Thursday, February 18, 2010

Cracks in the Photograph

So I'm back from Vancouver. Back in my apartment, back at my desk, back in Colorado Springs.

I have about a million thoughts and feelings running around but they all have one thing in common-change. Everything here looks the same but you can't go through an experience like this one and come back without so much being different. My view of myself and how I work, my relationships with my coworkers, the volume of new people I met, the friends I reconnected with. It's this crazy and intense three weeks where every little thing becomes a giant thing, emotions are all on the surface and then suddenly you are just back at home and it's all over but you feel like a totally different person.

I had a truly obscene amount of fun and I made new friends and came home with a few phone numbers (wink!) and I saw wonderful things but it was also so many long hours and not enough sleep and too much Diet Coke and not enough exercise and so many heightened feelings and you never know what day it is and you never get to do everything and see everyone no matter how much you wanted to.

And then you get home and you have all of these stories and like pretty much any experience, your friends want to hear a little bit but they DO NOT want to hear everything and really the only people who want to talk about it are the people you are just a little bit sick of after living/working/eating/crying together for a month or so.

I remember on our last night in Salt Lake, everyone was so tired and ready to be done that the office cleared out within about half an hour of the last skater leaving the ice. I was so young and I'm such an emotional little creature that I just stood there looking around at the empty room and feeling like my world had just fallen apart. I'm experienced enough now to know that we'll all come back and we'll debrief and we'll go to London to start scouting Team Processing sites, and we'll take the Olympic Team to the White House and real life will stop feeling anti-climatic. But tonight, while I'm sitting at my kitchen table watching my blackberry crackle with updates about medal counts and media advisories I can't help but feel a bit like my 25 year old self.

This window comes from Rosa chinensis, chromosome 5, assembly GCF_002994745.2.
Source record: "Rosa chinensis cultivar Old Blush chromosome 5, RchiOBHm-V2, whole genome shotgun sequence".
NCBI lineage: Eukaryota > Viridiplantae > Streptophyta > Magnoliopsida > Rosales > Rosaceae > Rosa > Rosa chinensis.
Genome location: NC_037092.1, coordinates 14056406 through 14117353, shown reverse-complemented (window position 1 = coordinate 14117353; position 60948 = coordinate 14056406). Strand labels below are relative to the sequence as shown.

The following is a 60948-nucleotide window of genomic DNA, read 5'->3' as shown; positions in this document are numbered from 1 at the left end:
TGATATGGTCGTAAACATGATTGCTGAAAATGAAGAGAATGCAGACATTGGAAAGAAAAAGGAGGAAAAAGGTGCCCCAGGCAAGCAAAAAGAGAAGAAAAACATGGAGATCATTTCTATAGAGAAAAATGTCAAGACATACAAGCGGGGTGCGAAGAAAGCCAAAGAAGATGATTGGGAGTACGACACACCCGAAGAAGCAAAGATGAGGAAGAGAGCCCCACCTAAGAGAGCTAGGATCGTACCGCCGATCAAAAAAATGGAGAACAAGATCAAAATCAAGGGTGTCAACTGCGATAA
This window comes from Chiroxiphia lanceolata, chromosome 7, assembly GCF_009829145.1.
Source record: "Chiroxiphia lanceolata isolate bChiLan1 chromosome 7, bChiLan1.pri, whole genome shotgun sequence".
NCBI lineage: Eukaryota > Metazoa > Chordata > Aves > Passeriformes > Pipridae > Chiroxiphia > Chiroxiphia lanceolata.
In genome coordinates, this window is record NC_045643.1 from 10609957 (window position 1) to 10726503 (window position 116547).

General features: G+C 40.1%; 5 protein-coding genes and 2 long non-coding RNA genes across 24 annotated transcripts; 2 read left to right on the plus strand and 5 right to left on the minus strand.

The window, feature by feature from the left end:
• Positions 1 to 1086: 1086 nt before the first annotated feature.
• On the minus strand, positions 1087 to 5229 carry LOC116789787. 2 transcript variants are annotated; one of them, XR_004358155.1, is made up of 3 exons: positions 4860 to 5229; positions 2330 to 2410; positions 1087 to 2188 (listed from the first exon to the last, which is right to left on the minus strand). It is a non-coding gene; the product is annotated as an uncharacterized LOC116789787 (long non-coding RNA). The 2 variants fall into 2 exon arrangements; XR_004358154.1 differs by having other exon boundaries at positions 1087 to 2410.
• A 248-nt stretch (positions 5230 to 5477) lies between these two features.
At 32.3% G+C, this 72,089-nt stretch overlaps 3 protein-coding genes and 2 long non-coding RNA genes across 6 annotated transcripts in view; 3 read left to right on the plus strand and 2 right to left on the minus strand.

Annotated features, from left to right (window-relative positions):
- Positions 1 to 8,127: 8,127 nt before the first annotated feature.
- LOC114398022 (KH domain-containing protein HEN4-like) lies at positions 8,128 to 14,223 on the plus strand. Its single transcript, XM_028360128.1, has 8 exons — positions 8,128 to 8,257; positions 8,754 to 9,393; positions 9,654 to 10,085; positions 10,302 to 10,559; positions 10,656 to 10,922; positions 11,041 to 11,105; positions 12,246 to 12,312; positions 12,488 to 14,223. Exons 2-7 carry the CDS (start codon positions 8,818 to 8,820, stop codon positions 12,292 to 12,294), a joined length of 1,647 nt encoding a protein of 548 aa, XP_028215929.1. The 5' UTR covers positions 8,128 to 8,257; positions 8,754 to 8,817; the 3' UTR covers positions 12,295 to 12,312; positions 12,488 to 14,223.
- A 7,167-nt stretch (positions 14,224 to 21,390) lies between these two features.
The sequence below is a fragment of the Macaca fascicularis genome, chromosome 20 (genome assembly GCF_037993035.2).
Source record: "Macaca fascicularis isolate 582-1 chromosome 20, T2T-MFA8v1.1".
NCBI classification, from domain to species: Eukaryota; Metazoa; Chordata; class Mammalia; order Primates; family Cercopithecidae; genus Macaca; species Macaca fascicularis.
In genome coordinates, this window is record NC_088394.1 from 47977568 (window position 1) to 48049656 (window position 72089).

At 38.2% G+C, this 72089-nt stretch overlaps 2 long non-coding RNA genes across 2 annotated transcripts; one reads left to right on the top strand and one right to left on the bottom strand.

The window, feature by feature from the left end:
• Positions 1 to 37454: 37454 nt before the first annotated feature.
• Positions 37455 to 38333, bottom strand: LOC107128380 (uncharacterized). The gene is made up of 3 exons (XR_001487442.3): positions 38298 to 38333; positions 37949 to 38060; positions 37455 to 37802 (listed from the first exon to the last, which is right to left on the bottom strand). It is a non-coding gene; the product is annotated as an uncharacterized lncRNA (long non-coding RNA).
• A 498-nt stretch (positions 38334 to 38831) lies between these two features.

Still, it sure felt amazing to be EXACTLY where I wanted to be. I'm a lucky girl. A tired and worn down one, but a very very lucky one.

6 comments:

teabelly said...

if you are coming to the white house, we better be having some QT! and i will say, that house is SO much better with the new occupants!

i want to hear your stories, really i do!

lilcis said...

You are such a lucky girl! I've been thinking of you all week as I've watched the ceremonies! Can't believe you get to experience all of this first hand!

Astrid said...

I want to hear it all, every little detail. I love the olympics!

Mike said...

....like

Katie said...

The great thing about a blog is that we want to hear EVERYTHING about it. EVERY LITTLE DETAIL.

So share!

heather said...

you're having classic re-entry shock that my study abroad students get all the time :)
http://www.lmu.edu/academics/Study_Abroad/Returned_Students/Reentry_Shock.htm

Come out for another, less rushed drink with me and I'd love to hear more more more about your wonderful experiences! xo.